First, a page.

It sounds like a great resume filler: “I’m passionate about this and that.” In fact, I’m sure many of us have said it during job interviews.
But recently I’ve made the slightly unpleasant discovery that being passionate about something is just a surface-level requirement, at least in the environment that I ended up interning. So I started a little pet-project: trying to inject passion into my everyday life.
When I was younger, I wrote a speech for a public speaking contest. My closing line was: “My passion is a true friend that never dies.” I stood by those words for some odd six years until I came to work as an intern in an office in Amsterdam. It’s an editorial job, so I spend a lot of time writing there, and that’s great. Minus the occasional writer’s block, it’s been good.
But when I’m sitting down to write a piece, I have to remind myself to care about this. Truth be told, very often I don’t really care. When applying for this internship, which I’ve been doing for a few months now, it was exactly what I wanted to do. Several friends who were also looking for internships sent me this opening because they thought I would fit in. So to some extent, it works.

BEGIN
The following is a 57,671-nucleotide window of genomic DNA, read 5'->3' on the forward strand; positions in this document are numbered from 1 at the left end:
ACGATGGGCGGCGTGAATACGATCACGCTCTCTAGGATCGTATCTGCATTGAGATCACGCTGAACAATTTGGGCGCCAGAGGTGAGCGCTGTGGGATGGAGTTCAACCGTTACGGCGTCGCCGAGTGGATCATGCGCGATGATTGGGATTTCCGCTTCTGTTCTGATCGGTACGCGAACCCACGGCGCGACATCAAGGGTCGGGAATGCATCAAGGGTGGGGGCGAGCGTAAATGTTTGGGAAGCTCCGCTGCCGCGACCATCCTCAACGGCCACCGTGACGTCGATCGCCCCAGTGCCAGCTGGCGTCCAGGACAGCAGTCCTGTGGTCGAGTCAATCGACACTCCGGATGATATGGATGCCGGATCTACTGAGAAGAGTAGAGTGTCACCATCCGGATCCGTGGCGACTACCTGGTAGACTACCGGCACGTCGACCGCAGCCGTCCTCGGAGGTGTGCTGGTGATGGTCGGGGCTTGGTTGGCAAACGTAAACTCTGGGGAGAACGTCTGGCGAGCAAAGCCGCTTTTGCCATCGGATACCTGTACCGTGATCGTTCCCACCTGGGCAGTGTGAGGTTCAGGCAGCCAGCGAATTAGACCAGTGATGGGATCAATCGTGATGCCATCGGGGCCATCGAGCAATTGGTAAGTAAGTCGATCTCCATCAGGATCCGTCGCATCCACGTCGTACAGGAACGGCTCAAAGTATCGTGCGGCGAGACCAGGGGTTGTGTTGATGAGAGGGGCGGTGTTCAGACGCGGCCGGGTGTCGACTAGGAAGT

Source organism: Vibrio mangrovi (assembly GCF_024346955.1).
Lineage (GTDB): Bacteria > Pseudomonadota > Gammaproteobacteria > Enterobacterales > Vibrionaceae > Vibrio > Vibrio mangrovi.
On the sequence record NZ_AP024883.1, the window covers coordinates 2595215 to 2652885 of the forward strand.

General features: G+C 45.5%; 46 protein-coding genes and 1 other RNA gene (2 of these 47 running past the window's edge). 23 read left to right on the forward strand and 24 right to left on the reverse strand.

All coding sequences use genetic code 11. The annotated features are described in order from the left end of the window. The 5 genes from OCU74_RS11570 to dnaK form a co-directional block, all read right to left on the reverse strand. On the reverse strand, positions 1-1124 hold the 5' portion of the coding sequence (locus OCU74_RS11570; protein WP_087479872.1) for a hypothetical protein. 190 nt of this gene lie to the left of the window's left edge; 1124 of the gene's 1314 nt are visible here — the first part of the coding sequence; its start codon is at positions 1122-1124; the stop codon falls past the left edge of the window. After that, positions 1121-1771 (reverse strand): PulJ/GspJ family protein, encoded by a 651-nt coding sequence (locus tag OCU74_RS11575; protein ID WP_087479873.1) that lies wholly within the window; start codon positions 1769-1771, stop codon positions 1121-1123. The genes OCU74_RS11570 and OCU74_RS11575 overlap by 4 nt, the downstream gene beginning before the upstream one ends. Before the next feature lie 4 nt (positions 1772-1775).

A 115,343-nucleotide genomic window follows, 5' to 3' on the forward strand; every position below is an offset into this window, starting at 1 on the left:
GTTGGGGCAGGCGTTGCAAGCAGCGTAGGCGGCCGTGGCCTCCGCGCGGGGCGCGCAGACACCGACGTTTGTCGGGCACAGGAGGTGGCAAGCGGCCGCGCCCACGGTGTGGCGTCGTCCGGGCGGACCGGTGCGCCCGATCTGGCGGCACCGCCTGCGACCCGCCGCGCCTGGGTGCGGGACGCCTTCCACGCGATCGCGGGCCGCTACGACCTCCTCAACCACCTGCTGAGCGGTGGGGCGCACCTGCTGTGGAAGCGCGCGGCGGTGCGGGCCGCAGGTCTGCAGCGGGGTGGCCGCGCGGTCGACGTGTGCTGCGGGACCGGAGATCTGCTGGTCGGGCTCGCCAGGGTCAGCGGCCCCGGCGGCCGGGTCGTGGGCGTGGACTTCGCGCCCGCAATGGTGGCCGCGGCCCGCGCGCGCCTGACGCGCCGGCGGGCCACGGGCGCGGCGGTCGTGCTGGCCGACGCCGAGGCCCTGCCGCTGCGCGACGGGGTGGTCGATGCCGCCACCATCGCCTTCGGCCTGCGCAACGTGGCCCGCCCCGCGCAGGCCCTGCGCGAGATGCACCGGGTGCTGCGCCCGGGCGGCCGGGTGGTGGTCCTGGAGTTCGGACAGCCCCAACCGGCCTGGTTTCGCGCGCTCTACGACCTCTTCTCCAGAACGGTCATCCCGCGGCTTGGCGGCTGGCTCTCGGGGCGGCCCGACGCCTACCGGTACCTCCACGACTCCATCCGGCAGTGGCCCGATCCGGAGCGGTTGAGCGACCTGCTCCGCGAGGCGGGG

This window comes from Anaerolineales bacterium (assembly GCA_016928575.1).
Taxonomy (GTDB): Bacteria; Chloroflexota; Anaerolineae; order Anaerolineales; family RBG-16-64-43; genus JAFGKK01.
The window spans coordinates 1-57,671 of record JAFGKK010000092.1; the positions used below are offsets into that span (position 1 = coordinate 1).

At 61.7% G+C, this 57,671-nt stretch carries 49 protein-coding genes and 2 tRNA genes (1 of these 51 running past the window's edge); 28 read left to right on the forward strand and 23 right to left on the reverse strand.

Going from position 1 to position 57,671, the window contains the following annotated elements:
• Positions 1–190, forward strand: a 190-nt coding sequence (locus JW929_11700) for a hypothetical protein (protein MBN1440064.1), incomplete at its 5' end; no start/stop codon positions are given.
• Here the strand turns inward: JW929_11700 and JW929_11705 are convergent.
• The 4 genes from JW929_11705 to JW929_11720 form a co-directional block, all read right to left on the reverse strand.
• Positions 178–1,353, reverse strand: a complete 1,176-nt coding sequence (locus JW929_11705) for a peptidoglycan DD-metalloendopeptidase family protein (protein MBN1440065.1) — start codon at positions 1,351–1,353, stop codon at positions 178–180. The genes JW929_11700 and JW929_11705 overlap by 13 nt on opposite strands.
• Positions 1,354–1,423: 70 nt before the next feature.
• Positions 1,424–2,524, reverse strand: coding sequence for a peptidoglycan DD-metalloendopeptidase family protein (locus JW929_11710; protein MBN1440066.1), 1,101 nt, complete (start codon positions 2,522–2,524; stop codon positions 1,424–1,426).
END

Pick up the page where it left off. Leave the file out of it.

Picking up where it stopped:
I write every day. It’s not the creative or opinionated writing I’m used to, but it’s something. I play with words and discover ways to use the language and sometimes my colleague says, “You sure find a way to be creative in those short blurbs you write.” In the past, I would have been ecstatic at someone with her job calling me creative. So why the hell does it feel so unfulfilling?
That same colleague confided in me that she’s quitting her current job in our office because it’s not the creative fulfillment that she wanted. She and I, we’re similar in that: we love writing in-depth pieces, love studying and commenting on the things we discover. “The ideal is to find a job that lets you do that.” Yeah, we agreed on that. “But there’s a limited amount of jobs that has you pick a personal project to dissect, piece by piece.”
If anyone can find me a job like that, that’d be great. But I’m starting to think that maybe keeping my love for things contained is the best way to avoid disappointment.